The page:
Just like government explaining its line on the pandemic, the Bank tells us its decisions are driven by the data. As someone who does seek to provide sensible forecasts of inflation, growth and deficits going forward, I agree you start your task by assembling good data. You seek to understand the figure you are forecasting, so you are aware of the way it is compiled and what affects it. You need also to be aware of the imperfections in the data, and the quirks from the judgements made about how to define and compile it. As we saw in trying to compare different countries handling of the pandemic the definition of a covid death and how strenuously the authorities sought to record them mattered a lot to data outcomes. Forecasting inflation produces different results depending on whether you use CPI, RPI, core CPI or some other index.
It is however wrong to say policy decisions are data driven. If they are they will be always looking backwards. You cannot drive the car successfully by looking all the time in the rear mirror, though that will give you a perfect understanding of all the hazards you have just missed. You need mainly to observe what you can see through the windscreen ahead, but you need to judge or interpret what you see. Will the green light go amber? Will the child step off the pavement? Could there be someone dashing out from behind the parked car? Is the road ahead clear enough to accelerate safely? To drive well you need to choose the right data – data about the road ahead, not the road behind, but you also need to interpret it dynamically. So it is with the economy. Knowing inflation has been fast does not mean it will be next year. Seeing oil and gas prices surged last year does not mean they will surge again to keep the inflation rate up. You need to judge how prices will alter ahead. Putting rates up because last month’s inflation was too high is not necessarily a good idea.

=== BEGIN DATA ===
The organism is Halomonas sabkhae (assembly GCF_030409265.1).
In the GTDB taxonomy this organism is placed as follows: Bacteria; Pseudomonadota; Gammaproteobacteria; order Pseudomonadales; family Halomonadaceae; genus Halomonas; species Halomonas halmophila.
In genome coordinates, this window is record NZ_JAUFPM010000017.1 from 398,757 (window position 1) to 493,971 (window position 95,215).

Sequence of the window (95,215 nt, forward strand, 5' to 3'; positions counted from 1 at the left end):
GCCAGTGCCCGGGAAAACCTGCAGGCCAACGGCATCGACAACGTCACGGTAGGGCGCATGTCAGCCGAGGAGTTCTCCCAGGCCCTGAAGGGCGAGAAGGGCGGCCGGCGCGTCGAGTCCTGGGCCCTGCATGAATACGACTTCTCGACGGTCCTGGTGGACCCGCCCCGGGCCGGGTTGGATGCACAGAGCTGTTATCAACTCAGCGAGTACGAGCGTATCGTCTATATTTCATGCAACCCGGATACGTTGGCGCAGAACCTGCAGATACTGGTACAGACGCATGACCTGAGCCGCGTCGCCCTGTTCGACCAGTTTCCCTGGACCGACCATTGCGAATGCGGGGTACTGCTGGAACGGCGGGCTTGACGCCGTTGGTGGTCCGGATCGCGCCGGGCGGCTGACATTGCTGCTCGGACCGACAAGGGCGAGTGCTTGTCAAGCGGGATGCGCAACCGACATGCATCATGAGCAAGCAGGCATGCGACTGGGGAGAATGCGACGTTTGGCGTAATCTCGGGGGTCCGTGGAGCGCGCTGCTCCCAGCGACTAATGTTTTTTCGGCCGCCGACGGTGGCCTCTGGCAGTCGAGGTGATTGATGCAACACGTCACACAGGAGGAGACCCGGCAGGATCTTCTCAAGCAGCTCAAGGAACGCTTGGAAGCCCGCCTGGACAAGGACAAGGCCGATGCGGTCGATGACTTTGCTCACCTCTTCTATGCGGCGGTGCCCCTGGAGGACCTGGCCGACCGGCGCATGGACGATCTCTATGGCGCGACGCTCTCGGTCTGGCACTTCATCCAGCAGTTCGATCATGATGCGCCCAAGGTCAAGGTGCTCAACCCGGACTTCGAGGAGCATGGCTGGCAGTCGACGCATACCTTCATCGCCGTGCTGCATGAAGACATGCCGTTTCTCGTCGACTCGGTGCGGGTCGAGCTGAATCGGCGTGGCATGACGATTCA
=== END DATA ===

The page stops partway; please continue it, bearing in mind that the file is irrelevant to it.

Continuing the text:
To make better judgements it helps to understand how prices rise. Here the Bank ignores money and credit, yet it is if there is an excess of money and credit around that you are most likely to get inflation through excess demand. The Bank does have a model of what might happen next based on a concept of capacity in the economy. They seek to judge how much capacity there is in the economy to make things and supply services and then compare that with demand. If capacity is fully used they expect inflation, if there is surplus capacity they expect inflation to subside.
There are several reasons why this is a very difficult way to judge the future. The first is it takes no account of the ability to import, yet an economy like the UK relies heavily on imports for marginal supplies of all kinds, so global capacity matters as well as domestic. The second is it is very difficult knowing what capacity is. A business may say it can only supply 200 widgets a day, but if pushed and offered more money it might be able to add a night shift to go up to 300. A restaurant might say it cannot do extra private dining, but could then discover it can hire more staff and open for more hours to serve more meals. Another manufacturer might discover that although he can put on another shift he cannot get an increase in components for the next two months to immediately boost output. To make it easier the Bank often relies on unemployment as the best indicator, assuming higher unemployment means companies could expand easily if there was extra demand by taking on more labour.
I will look in a future piece at why it is wrong to ignore credit and money and how it is difficult to find a reliable proxy for capacity utilisation which works for the future.